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Call for a "local water movement" and a New Way of Thinking About Water

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It is time for a "local water" movement. The broader sustainability movement has grown and expanded in recent years to include a growing effort to strengthen local production, processing, distribution, and consumption of goods and services. This movement has been applied to clothing and other goods, to food, to energy. And now, I propose that it should be applied to water.

For food, increasing and strengthening local food systems offers a supplement and an alternative to the large-scale corporate food industry. For water, "local water" should mean something similar: stressing reliance on local water sources, management, treatment, and control.

And like the "local food" movement, the definition of "local" must be flexible. Our major cities long ago outgrew their ability to provide enough food for the - sometimes - millions of people living in them, and they long ago outgrew their ability to provide enough water with purely local resources. New York City relies on water from upstate New York. Los Angeles relies on water from northern California and the Colorado River. San Francisco moves water from the Sierra Nevada. Even ancient Rome built aqueducts to move water long distances to supply the needs of the city when it outgrew local springs.

So when I call for a "local water" movement, I do not mean cities must shrink, or cut off the movement of water from neighboring watersheds. But a local water movement would lead to increased efforts to use local resources more effectively, to treat and reuse water once it has been brought into a region, to minimize the broader environmental consequences of water use and management, and to give priorities to local actions and management.

I've written extensively about the need to move to a "soft path for water." The soft path makes use of smart and innovative technology but also requires that we use smart economics and institutions, consider ecosystem needs and health to be just as important as (and tightly connected to) human needs and health, and carefully consider water demands, not just water supply. Thinking about water in the local context is part of the soft path.

What might a local water movement mean?

A local water movement would prefer to improve the efficiency of current water uses as a way to control and manage demand over the more expensive and environmentally and socially damaging choice of expanding water supply by finding new water sources farther and farther away. For example, in a local water movement, Las Vegas would look inward at the way water is used now and figure out how to use it more effectively, rather than looking outward to take the water from rural counties and ranching communities to pipe to meet their needs, as they are trying to do.

In a local water movement, the consumption of bottled water would drop because local tap water would be purified to the best and strictest standards, and if people chose to buy bottled water anyway, they would not buy it from overseas sources but from more local ones because of the vast energy costs of making and transporting bottled water.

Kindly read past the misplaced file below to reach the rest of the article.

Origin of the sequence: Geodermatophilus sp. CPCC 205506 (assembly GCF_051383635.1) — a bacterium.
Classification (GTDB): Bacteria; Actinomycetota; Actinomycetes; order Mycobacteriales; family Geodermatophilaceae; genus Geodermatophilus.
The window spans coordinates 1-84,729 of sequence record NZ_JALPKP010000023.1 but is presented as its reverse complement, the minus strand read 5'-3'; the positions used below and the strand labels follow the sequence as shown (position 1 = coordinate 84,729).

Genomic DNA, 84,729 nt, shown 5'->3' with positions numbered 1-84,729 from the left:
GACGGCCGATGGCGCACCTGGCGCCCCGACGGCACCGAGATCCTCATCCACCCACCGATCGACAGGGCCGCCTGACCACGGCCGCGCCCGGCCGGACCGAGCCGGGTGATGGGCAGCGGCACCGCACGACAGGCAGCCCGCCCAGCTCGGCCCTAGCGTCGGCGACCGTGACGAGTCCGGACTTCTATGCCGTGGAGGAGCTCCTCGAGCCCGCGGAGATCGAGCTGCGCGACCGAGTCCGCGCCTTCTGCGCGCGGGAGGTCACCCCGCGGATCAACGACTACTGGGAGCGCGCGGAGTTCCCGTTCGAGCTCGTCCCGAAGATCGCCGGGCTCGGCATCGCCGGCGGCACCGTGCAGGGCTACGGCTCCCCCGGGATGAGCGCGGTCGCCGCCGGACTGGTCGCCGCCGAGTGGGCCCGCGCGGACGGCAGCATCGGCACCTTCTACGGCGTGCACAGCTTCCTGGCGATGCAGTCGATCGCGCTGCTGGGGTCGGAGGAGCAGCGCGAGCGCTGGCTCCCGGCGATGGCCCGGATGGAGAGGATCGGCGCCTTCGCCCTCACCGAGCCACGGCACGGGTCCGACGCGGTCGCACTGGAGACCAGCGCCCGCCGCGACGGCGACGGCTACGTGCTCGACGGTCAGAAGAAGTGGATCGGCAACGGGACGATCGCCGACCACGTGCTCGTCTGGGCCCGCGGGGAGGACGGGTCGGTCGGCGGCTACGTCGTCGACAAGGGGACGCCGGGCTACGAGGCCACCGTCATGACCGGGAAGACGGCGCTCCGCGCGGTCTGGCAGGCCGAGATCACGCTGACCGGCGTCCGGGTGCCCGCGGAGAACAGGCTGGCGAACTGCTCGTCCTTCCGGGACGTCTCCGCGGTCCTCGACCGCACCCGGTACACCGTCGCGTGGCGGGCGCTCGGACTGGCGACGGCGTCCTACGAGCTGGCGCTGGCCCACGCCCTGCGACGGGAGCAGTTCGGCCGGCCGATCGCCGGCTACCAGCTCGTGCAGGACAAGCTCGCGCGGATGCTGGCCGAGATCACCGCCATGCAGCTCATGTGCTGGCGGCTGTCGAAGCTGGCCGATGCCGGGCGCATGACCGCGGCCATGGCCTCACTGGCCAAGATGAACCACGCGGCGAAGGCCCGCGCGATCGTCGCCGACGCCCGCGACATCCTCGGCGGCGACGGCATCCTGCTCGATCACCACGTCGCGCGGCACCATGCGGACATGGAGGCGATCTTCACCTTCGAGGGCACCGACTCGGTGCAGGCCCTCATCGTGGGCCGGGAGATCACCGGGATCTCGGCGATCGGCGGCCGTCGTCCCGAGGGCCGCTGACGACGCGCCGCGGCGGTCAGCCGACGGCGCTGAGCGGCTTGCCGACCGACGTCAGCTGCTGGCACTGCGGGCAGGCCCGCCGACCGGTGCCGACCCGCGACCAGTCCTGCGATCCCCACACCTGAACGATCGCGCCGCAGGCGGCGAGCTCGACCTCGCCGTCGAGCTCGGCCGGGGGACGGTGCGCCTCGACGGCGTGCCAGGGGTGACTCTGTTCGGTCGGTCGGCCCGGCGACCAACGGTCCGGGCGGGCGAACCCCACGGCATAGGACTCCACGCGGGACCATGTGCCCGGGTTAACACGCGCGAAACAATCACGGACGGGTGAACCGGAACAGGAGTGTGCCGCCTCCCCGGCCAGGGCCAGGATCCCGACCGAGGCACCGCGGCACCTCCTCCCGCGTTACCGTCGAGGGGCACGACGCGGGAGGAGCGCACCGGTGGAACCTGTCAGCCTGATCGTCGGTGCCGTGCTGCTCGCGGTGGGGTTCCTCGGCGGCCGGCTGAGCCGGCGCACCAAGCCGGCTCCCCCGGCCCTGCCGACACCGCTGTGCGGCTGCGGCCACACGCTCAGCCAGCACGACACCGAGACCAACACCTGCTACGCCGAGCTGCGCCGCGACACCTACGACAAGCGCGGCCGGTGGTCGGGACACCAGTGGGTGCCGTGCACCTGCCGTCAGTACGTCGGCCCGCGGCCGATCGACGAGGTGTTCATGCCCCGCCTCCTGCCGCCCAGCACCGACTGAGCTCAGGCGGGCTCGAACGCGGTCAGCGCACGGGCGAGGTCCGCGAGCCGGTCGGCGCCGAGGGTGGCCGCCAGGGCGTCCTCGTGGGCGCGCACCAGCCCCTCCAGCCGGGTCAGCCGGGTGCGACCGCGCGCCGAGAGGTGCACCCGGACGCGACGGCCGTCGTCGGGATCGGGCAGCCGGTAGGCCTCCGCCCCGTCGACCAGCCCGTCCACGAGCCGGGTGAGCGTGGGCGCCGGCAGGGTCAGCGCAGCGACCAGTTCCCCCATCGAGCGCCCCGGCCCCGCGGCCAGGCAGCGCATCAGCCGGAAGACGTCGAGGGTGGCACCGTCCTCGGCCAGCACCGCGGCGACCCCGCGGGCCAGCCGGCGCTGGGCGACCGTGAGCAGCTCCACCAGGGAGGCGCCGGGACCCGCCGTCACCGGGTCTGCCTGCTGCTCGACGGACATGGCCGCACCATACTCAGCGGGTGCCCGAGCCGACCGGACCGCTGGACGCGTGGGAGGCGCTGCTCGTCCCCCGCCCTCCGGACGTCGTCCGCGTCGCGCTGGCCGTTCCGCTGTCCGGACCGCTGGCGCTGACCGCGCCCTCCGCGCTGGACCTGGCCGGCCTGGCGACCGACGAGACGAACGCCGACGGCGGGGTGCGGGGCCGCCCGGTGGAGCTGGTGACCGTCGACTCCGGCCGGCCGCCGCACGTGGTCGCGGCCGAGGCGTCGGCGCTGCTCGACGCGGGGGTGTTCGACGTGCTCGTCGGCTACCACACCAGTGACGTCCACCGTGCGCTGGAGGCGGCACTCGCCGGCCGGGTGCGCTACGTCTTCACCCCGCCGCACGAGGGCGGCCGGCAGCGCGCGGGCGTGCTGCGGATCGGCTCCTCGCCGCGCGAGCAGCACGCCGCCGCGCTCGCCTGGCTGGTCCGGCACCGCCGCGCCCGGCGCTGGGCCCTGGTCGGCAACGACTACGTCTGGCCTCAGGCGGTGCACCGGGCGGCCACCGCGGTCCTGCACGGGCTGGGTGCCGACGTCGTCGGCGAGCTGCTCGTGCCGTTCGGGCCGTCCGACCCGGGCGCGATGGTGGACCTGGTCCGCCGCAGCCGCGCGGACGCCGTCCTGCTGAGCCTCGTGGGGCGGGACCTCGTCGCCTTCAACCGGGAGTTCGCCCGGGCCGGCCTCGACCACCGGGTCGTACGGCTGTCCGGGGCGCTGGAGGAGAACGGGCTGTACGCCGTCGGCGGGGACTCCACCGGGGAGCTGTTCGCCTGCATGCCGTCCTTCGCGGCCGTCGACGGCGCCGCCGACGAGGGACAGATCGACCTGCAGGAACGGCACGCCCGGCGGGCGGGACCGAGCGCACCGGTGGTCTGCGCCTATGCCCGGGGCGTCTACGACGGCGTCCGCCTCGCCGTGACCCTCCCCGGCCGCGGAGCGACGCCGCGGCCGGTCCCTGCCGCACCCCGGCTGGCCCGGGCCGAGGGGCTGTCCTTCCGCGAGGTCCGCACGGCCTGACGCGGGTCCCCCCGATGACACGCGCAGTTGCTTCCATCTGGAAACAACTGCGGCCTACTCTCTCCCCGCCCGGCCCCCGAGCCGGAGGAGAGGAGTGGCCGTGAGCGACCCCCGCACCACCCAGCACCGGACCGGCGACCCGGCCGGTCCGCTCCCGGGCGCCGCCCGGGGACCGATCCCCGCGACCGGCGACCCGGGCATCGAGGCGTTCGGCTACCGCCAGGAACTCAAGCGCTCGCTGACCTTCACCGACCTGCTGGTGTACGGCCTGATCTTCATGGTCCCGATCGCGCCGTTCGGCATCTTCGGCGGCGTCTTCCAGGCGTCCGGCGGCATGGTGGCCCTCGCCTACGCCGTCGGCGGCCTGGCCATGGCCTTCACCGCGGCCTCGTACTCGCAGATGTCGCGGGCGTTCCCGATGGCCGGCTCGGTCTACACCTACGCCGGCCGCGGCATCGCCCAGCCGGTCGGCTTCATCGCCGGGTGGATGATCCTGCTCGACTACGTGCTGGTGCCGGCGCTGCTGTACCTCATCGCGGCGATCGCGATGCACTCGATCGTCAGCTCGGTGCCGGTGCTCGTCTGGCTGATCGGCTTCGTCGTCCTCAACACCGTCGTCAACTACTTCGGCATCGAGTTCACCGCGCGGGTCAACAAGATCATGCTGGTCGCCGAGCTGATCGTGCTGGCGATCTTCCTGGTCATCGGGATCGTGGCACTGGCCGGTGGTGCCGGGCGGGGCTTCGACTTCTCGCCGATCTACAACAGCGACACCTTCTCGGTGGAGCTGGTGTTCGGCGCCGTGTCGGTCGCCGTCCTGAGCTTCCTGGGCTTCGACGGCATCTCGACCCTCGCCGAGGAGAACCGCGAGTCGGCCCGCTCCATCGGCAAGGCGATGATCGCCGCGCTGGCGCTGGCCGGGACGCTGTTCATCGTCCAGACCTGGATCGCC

In a local water movement, the concept of "local" would encompass the concept of ecologically sustainable water systems with a premium put on healthy wetlands, fisheries, and natural water systems that produce significant local benefits.

A local water movement would give serious consideration to innovative distributed water-treatment systems for purification of water and for collection, treatment, and reuse of wastewater. The old centralized model of water purification, delivery, and wastewater treatment could use some competition from small-scale, distributed systems that may produce better local benefits. This includes expanding local efforts to use greywater.

A local water movement would prefer building desalination facilities over efforts to find more distant supplies, but only if such facilities could be built and managed under local, public control, in an economically and environmentally acceptable manner and if other less costly local alternatives, such as improved efficiency, had been tapped to the fullest extent.

A local water movement would prefer that water utilities be owned and operated by the community and the public, not by multinational corporations that suck profits from a community to satisfy far distant financial interests.

A truly effective and successful local food movement, or local energy movement, or a "local water movement" will be complicated, not easy (though no truly sustainable water systems are "easy."). It will have to be flexible, not ideological. It will require different solutions in different places. We will, and should, argue over definitions, ideas, policies, and approaches. But my hope is that the arguments over how to design a local water movement will lead to new ways of thinking about water. And that is sorely needed.

Drink local!

Peter Gleick
Pacific Institute

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